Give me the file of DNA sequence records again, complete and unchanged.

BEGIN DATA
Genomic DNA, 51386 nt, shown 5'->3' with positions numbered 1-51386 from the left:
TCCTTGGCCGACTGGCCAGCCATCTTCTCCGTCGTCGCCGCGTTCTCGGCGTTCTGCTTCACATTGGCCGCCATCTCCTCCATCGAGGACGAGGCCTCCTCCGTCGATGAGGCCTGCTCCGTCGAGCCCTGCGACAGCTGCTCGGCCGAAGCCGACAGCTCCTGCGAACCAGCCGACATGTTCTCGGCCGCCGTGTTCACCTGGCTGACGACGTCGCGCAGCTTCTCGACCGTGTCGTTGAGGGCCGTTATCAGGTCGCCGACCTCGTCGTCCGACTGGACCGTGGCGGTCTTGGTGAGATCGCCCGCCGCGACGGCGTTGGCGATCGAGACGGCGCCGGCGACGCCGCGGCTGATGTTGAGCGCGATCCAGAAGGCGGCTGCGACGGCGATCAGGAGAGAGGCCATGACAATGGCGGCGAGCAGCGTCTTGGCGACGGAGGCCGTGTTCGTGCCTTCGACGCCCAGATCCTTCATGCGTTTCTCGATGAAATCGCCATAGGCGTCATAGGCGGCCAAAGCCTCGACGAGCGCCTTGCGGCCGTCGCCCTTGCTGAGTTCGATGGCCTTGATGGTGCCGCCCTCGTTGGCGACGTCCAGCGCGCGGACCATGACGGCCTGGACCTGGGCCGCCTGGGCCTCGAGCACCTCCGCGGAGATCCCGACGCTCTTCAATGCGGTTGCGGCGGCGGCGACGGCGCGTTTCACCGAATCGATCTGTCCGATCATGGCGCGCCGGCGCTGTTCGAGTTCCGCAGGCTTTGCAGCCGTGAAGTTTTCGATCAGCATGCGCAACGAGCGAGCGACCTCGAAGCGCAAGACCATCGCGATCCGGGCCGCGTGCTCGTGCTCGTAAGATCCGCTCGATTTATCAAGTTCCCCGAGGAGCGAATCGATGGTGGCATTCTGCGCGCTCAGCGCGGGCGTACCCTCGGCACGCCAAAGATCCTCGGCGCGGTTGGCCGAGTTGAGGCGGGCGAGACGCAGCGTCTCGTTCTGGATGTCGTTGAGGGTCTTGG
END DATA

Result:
Genomic DNA, 51386 nt, shown 5'->3' with positions numbered 1-51386 from the left:
TCCTTGGCCGACTGGCCAGCCATCTTCTCCGTCGTCGCCGCGTTCTCGGCGTTCTGCTTCACATTGGCCGCCATCTCCTCCATCGAGGACGAGGCCTCCTCCGTCGATGAGGCCTGCTCCGTCGAGCCCTGCGACAGCTGCTCGGCCGAAGCCGACAGCTCCTGCGAACCAGCCGACATGTTCTCGGCCGCCGTGTTCACCTGGCTGACGACGTCGCGCAGCTTCTCGACCGTGTCGTTGAGGGCCGTTATCAGGTCGCCGACCTCGTCGTCCGACTGGACCGTGGCGGTCTTGGTGAGATCGCCCGCCGCGACGGCGTTGGCGATCGAGACGGCGCCGGCGACGCCGCGGCTGATGTTGAGCGCGATCCAGAAGGCGGCTGCGACGGCGATCAGGAGAGAGGCCATGACAATGGCGGCGAGCAGCGTCTTGGCGACGGAGGCCGTGTTCGTGCCTTCGACGCCCAGATCCTTCATGCGTTTCTCGATGAAATCGCCATAGGCGTCATAGGCGGCCAAAGCCTCGACGAGCGCCTTGCGGCCGTCGCCCTTGCTGAGTTCGATGGCCTTGATGGTGCCGCCCTCGTTGGCGACGTCCAGCGCGCGGACCATGACGGCCTGGACCTGGGCCGCCTGGGCCTCGAGCACCTCCGCGGAGATCCCGACGCTCTTCAATGCGGTTGCGGCGGCGGCGACGGCGCGTTTCACCGAATCGATCTGTCCGATCATGGCGCGCCGGCGCTGTTCGAGTTCCGCAGGCTTTGCAGCCGTGAAGTTTTCGATCAGCATGCGCAACGAGCGAGCGACCTCGAAGCGCAAGACCATCGCGATCCGGGCCGCGTGCTCGTGCTCGTAAGATCCGCTCGATTTATCAAGTTCCCCGAGGAGCGAATCGATGGTGGCATTCTGCGCGCTCAGCGCGGGCGTACCCTCGGCACGCCAAAGATCCTCGGCGCGGTTGGCCGAGTTGAGGCGGGCGAGACGCAGCGTCTCGTTCTGGATGTCGTTGAGGGTCTTGG